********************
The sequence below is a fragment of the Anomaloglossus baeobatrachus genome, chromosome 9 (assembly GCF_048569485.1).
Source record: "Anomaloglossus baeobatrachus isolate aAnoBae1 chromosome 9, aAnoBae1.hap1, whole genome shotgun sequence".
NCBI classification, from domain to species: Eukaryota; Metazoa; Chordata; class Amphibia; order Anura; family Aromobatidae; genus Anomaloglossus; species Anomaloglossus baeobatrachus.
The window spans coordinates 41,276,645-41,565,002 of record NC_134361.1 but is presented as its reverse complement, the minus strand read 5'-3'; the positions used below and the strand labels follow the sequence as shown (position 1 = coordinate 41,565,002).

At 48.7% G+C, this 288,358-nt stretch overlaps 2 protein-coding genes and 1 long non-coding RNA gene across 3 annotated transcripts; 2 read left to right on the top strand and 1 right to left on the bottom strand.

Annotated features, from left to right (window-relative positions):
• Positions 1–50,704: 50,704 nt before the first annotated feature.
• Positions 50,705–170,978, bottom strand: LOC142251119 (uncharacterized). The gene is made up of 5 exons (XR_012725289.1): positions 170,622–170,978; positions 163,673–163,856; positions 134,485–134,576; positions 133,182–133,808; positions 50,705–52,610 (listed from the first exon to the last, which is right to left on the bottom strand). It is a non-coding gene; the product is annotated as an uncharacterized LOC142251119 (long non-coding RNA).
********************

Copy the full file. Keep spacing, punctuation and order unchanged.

The sequence below is a fragment of the Anomaloglossus baeobatrachus genome, chromosome 9 (assembly GCF_048569485.1).
Source record: "Anomaloglossus baeobatrachus isolate aAnoBae1 chromosome 9, aAnoBae1.hap1, whole genome shotgun sequence".
NCBI classification, from domain to species: Eukaryota; Metazoa; Chordata; class Amphibia; order Anura; family Aromobatidae; genus Anomaloglossus; species Anomaloglossus baeobatrachus.
The window spans coordinates 41,276,645-41,565,002 of record NC_134361.1 but is presented as its reverse complement, the minus strand read 5'-3'; the positions used below and the strand labels follow the sequence as shown (position 1 = coordinate 41,565,002).

At 48.7% G+C, this 288,358-nt stretch overlaps 2 protein-coding genes and 1 long non-coding RNA gene across 3 annotated transcripts; 2 read left to right on the top strand and 1 right to left on the bottom strand.

Annotated features, from left to right (window-relative positions):
• Positions 1–50,704: 50,704 nt before the first annotated feature.
• Positions 50,705–170,978, bottom strand: LOC142251119 (uncharacterized). The gene is made up of 5 exons (XR_012725289.1): positions 170,622–170,978; positions 163,673–163,856; positions 134,485–134,576; positions 133,182–133,808; positions 50,705–52,610 (listed from the first exon to the last, which is right to left on the bottom strand). It is a non-coding gene; the product is annotated as an uncharacterized LOC142251119 (long non-coding RNA).